1. jan_gdyn says:

    The streets on the eastern side are nowhere near like the ones in Rehavia or Talbiye. I don’t recall seeing any tree-lined streets there, or gardens, as you mention, or decent parking lots. Also, not all women there were dressed conservatively when I looked..

    You need to do more than one nervous walk to get a feel for a neighborhood!

    • JG,

      I was referring to the architecture, winding streets and gardens within the courtyards (many very well tended). Some of the houses I saw were magnificent, and as nice or nicer than those in Talbiye, and many of the simpler stone or stone-faced buildings could easily have been in Rehavia. Of course the streets were dirtier and there was no municipal gardening to speak of, but the similarities were unmistakable.

  2. James North says:

    Shmuel: Thanks for a valuable report. I remember being quite astonished that my taxi driver at Ben-Gurion airport was too frightened to take me over the green line into East Jerusalem, where I planned to stay. He apologetically dropped me in West Jerusalem, after finding a Palestinian taxi for me.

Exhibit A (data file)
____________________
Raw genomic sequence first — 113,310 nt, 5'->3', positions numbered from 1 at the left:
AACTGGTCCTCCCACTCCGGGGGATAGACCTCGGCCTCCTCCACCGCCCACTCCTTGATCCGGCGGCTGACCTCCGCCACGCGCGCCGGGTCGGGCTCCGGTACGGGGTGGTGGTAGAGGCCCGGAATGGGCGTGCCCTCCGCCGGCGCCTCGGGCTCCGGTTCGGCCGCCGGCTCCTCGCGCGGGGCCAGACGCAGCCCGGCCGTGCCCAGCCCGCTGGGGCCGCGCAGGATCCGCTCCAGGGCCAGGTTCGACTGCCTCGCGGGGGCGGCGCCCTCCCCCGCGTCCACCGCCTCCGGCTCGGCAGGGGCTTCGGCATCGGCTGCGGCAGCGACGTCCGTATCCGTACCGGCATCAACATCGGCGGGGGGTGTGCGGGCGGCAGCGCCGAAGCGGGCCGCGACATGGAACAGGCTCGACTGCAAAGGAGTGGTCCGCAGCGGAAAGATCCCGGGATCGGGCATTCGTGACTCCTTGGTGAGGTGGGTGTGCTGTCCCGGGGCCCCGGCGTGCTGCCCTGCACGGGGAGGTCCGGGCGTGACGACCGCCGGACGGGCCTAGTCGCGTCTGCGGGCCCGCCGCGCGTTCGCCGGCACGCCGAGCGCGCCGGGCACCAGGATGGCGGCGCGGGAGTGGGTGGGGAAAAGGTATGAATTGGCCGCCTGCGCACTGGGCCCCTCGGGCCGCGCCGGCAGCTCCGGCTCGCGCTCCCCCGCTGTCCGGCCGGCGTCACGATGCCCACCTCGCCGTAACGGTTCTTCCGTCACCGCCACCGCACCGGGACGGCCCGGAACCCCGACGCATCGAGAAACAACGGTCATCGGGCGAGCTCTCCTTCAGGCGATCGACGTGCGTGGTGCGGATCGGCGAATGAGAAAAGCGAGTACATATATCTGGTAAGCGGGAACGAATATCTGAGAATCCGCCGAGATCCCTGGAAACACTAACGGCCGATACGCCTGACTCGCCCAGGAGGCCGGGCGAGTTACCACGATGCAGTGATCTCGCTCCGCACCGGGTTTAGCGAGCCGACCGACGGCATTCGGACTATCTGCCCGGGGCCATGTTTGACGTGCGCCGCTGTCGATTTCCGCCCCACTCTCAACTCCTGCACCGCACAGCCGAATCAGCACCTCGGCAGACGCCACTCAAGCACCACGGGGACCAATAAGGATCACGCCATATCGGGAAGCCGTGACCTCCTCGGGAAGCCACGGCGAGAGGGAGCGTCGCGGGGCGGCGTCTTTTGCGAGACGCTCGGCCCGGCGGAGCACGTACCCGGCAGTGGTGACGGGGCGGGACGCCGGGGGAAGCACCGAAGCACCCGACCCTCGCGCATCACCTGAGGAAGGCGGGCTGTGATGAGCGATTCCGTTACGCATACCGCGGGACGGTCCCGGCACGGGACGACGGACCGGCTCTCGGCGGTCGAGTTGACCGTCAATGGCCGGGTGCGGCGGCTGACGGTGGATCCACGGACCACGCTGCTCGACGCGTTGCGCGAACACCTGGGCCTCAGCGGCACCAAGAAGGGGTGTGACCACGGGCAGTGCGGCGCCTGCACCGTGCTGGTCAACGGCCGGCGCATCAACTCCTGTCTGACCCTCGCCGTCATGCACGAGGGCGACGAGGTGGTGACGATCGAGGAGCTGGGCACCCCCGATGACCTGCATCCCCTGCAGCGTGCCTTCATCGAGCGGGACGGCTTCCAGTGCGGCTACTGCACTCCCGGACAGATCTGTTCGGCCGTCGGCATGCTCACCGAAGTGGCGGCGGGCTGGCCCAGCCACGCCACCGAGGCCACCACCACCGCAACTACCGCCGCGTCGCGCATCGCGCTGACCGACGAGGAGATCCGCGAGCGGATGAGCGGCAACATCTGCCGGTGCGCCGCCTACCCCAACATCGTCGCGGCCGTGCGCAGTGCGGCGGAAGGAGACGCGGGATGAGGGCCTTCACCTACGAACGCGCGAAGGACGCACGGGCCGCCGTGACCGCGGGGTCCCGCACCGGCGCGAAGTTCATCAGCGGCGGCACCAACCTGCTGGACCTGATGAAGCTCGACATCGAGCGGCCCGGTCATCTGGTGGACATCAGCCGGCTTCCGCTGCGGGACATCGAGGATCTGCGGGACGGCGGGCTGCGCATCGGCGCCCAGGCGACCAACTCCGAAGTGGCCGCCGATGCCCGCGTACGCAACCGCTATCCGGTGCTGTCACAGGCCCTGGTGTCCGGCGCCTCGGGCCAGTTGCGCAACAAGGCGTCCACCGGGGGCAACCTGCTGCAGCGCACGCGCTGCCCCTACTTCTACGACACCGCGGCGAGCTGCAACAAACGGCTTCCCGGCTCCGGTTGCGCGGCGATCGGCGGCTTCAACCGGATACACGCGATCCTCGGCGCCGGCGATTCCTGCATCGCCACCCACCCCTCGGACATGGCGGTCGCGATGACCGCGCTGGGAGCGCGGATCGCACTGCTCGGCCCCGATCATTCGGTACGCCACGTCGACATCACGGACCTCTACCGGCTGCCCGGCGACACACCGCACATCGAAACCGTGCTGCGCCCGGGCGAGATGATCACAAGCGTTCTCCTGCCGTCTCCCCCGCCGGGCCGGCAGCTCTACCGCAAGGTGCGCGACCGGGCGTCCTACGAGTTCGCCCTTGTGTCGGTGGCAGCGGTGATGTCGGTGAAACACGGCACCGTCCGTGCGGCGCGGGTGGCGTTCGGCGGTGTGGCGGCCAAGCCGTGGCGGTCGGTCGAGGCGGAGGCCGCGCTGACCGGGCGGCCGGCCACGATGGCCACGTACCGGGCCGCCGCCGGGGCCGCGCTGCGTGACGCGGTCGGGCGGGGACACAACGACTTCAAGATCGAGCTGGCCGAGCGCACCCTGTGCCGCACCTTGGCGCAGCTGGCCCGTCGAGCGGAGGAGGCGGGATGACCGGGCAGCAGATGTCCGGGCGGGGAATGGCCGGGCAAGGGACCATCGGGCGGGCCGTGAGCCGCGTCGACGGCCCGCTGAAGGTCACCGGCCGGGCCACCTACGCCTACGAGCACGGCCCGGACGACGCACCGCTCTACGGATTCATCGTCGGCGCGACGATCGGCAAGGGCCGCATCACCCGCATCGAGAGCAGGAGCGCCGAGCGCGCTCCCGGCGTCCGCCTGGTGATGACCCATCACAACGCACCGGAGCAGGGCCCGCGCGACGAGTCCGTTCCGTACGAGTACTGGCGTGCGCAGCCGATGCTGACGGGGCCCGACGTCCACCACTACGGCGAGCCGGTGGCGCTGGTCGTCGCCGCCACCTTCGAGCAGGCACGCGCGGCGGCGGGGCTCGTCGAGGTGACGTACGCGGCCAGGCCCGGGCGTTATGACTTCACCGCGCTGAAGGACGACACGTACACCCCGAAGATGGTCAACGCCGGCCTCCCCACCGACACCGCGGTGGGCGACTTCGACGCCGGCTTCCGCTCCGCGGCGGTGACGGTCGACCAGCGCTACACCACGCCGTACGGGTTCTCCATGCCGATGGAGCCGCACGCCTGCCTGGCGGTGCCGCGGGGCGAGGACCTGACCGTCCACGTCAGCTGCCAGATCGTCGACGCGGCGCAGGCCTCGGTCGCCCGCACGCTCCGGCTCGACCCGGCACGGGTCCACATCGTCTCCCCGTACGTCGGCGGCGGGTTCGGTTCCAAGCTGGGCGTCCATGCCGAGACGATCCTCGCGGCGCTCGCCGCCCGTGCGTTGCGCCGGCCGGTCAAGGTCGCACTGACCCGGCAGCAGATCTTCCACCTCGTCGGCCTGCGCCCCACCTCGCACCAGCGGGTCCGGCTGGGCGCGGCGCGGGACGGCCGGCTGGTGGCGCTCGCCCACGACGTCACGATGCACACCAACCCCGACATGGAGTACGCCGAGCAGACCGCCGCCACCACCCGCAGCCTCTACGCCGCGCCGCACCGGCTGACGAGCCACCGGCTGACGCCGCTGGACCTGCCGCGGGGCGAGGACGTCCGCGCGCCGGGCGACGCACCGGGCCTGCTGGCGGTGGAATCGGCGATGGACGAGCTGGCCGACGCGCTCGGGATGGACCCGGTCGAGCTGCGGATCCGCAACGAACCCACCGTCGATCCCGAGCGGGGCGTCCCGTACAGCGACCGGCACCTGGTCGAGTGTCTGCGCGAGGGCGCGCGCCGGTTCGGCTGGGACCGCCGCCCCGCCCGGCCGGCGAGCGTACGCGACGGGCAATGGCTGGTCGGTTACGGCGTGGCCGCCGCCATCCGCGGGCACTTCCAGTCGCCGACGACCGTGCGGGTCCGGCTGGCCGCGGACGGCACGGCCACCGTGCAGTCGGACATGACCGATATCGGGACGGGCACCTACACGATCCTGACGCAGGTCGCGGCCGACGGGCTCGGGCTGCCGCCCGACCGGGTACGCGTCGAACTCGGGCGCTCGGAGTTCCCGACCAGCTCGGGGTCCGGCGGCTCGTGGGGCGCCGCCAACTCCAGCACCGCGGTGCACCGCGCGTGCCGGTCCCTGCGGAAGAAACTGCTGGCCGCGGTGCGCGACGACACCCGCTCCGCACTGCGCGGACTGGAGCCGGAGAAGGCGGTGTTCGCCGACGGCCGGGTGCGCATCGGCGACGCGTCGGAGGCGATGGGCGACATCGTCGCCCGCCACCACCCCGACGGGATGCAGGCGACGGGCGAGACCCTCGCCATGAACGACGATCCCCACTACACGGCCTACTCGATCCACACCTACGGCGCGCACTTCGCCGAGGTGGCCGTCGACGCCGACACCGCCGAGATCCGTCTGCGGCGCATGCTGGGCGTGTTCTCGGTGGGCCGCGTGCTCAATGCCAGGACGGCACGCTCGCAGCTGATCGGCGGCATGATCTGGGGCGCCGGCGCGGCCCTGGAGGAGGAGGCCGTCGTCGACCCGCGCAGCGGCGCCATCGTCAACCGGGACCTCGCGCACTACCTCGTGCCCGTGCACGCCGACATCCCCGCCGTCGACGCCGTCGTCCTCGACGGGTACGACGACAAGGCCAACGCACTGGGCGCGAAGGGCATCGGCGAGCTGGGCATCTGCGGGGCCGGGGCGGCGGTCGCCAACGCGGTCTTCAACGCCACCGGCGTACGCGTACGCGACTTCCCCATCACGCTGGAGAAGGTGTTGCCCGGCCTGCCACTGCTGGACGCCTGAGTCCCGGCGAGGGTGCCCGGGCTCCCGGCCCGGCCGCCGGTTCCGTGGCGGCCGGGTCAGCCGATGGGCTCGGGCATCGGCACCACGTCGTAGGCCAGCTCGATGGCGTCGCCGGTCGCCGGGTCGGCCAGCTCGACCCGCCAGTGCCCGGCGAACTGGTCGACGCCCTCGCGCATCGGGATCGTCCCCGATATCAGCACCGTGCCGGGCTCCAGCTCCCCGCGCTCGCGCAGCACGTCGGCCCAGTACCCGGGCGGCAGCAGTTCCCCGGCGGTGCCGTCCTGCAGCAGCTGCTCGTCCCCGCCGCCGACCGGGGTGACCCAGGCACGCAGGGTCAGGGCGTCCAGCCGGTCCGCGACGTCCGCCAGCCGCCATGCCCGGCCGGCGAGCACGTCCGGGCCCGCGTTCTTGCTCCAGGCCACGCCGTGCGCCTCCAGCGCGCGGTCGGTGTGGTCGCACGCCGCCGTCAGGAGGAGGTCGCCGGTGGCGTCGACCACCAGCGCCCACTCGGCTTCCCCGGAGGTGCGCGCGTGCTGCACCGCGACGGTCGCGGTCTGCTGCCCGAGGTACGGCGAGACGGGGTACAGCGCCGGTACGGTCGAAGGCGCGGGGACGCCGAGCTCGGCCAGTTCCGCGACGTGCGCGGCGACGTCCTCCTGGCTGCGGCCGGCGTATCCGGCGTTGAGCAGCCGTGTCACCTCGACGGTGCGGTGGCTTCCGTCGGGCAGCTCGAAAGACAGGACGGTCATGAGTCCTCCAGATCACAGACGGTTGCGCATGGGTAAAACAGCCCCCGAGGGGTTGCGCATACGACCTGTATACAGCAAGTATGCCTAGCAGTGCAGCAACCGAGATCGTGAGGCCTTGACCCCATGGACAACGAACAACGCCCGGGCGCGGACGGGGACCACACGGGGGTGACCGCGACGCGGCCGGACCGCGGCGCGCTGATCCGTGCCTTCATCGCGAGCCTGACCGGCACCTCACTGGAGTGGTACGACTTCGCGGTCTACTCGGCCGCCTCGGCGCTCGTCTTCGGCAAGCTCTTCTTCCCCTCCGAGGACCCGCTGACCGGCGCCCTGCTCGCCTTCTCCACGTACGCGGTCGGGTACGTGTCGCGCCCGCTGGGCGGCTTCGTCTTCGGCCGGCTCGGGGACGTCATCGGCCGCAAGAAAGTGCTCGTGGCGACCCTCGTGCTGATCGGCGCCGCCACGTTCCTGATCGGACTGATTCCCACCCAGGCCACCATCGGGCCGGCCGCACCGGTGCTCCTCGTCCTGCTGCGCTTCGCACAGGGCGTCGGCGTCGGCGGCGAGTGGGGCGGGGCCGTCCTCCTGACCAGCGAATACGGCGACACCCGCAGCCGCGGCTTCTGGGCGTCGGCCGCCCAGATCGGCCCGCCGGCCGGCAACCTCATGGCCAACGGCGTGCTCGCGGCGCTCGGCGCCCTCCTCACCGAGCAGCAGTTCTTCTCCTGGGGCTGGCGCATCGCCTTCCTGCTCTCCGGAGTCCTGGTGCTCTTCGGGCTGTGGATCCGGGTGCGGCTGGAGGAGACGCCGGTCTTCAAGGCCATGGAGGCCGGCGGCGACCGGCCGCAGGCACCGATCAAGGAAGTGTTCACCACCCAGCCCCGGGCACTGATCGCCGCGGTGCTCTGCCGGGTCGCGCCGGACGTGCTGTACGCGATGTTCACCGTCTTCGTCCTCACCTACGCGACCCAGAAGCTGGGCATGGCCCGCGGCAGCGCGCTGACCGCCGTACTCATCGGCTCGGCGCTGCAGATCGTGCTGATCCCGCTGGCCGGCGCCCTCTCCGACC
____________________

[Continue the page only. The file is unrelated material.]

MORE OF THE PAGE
Is it normal that many/most (Jewish) Israelis have not been or only rarely been to Salah-ad-Din Street? The settlers aside, how much territorial de facto segregation is there?
    I sense this is one of the under-reported features of Israel/Palestine today, and thanks to you I have a better idea of just how apart the two peoples are. Which is quite surprising when you consider that there were no checkpoints on the green line itself, no green yarn or other indication that you were crossing over into another world.

  3. RoHa says:

    “Palestinians must wait for hours and days and even pay people to hold their place in line, in order to enjoy some of the social rights to which they are entitled as residents and taxpayers”

    But let us remeber that Israeli Arab citizens have full and equal rights and live lives of sybaritic luxury unparalleled in human history.

  4. VR says: